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Idaho Senate introduces measure to allow public funding of religious schools

Thomas Hawk

A far-right state senator wants to amend Idaho’s constitution to allow public funds to go to religious schools.

Sen. Brian Lenney (R-Nampa) introduced his proposal as simply removing a “dead letter” from Idaho’s constitution.

“The Blaine Amendment is a relic of religious bigotry that prohibits funds, state funds I should say, from flowing to sectarian organizations,” Lenney said during Monday’s brief introductory hearing.

As of 2020, 37 states had such amendments in their respective constitutions, according to Ballotpedia. It’s named after Congressman James Blaine of Maine, who served in the 1870s, who tried and failed to include it in the U.S. Constitution.

While Lenney says the U.S. Supreme Court rendered these amendments void, that’s not entirely true.

In the 2020 case Espinoza vs. Montana Department of Revenue, Chief Justice John Roberts’ majority opinion said states can’t discriminate against religious schools if they offer scholarships to other private schools.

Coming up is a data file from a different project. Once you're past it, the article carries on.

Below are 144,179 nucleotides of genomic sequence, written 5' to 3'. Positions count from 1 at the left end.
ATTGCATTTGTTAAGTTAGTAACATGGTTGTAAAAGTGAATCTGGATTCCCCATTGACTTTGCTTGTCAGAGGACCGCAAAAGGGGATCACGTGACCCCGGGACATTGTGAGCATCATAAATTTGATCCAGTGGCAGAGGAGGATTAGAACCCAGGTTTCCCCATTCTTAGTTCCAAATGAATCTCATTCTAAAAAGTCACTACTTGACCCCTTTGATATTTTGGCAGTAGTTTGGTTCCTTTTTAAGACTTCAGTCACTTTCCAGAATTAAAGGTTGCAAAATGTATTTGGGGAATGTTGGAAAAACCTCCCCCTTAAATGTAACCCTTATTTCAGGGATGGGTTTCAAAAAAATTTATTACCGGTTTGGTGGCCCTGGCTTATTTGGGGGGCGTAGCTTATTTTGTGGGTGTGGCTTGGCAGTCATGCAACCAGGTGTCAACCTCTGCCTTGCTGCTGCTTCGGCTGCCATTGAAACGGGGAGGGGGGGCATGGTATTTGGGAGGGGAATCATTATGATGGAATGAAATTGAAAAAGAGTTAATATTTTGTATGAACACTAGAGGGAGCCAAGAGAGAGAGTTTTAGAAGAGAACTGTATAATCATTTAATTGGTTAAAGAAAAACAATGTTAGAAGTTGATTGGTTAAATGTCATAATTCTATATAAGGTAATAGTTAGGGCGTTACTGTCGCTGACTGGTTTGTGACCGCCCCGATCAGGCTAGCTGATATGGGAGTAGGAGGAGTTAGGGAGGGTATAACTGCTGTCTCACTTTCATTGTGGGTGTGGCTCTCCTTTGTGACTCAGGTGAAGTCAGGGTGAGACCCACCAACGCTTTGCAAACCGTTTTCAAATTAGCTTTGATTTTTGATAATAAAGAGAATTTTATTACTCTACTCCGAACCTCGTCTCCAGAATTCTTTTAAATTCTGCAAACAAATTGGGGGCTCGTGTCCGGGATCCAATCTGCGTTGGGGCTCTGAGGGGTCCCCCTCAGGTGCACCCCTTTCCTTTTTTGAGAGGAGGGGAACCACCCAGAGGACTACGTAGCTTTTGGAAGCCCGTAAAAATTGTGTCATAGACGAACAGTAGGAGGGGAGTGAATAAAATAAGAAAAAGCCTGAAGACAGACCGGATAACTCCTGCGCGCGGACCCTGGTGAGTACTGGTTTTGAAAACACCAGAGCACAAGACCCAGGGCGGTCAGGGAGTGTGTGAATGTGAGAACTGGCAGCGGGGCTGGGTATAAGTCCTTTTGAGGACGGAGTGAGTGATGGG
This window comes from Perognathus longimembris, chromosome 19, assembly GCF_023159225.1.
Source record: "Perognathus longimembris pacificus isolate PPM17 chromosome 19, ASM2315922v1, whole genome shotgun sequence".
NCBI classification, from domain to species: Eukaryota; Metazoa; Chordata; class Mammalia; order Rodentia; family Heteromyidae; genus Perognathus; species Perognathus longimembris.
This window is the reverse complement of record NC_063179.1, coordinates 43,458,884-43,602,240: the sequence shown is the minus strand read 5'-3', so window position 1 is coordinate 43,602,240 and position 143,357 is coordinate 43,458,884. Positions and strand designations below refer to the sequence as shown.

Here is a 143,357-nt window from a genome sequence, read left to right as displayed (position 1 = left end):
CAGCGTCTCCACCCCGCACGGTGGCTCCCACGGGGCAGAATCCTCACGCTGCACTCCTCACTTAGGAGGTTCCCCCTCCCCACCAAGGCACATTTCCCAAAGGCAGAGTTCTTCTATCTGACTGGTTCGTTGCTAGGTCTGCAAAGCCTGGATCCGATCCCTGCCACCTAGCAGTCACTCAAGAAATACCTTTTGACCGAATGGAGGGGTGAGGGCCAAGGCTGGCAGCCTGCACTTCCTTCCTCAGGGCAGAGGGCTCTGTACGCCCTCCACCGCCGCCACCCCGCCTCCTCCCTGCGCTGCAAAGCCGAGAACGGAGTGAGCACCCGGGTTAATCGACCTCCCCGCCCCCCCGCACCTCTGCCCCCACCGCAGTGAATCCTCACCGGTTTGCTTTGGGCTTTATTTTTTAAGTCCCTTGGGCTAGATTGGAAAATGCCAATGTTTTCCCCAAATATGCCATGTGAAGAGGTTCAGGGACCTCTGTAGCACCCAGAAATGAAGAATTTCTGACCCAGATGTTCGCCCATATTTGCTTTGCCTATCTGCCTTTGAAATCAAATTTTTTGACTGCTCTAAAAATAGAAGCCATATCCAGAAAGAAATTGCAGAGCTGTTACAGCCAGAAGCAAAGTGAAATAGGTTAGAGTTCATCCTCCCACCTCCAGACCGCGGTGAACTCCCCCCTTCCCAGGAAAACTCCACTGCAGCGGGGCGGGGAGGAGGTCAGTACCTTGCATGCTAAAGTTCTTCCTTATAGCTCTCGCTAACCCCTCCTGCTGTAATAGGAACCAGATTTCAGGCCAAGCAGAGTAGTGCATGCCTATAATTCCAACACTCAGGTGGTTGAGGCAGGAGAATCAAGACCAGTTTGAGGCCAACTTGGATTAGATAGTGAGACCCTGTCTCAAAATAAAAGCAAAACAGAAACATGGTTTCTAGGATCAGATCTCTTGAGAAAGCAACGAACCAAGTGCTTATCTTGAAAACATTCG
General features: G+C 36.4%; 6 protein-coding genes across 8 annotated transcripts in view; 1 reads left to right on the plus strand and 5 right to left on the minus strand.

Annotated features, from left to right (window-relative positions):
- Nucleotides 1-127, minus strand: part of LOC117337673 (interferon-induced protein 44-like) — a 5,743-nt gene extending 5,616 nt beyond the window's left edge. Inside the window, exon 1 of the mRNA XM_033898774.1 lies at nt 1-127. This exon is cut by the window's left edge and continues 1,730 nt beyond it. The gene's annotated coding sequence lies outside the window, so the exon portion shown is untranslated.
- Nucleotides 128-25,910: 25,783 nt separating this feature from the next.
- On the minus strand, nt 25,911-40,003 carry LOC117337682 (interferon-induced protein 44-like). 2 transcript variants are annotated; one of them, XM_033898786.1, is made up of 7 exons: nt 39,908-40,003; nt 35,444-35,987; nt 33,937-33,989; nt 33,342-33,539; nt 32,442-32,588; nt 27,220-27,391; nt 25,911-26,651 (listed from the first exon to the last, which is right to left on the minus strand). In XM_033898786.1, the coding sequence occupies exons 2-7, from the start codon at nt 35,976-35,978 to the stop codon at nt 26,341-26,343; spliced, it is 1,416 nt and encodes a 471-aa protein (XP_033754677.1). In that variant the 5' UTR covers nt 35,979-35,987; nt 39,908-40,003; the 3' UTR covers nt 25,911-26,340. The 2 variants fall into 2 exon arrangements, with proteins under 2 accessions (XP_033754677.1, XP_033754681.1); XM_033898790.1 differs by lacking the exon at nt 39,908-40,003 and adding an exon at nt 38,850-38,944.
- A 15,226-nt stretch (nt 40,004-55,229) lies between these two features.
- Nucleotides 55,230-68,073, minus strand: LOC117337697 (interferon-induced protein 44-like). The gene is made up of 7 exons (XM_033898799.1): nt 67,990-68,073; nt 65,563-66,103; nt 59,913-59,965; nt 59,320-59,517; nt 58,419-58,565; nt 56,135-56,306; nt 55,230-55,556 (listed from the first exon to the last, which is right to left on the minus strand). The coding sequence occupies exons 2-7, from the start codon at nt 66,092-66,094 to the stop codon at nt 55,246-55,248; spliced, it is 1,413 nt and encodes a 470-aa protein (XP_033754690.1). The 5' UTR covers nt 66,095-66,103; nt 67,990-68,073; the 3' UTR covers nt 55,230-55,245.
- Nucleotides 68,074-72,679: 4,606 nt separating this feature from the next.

But Roberts said states aren’t required to subsidize private education. Idaho currently doesn’t offer such voucher programs, though Lenney and other newly elected Republicans hope to establish such a system.

According to an Idaho Statesman poll conducted last year, nearly two-thirds of respondents opposed public money funding a student's private education — including 66% of Republicans and 71% of Democrats.

If passed by two-thirds of both the House and Senate, Lenney’s amendment would need a majority of voters to approve it before being enacted.

Follow James Dawson on Twitter @RadioDawson for more local news.

Copyright 2023 Boise State Public Radio

I cover politics and a bit of everything else for Boise State Public Radio. Outside of public meetings, you can find me fly fishing, making cool things out of leather or watching the Seattle Mariners' latest rebuilding season.

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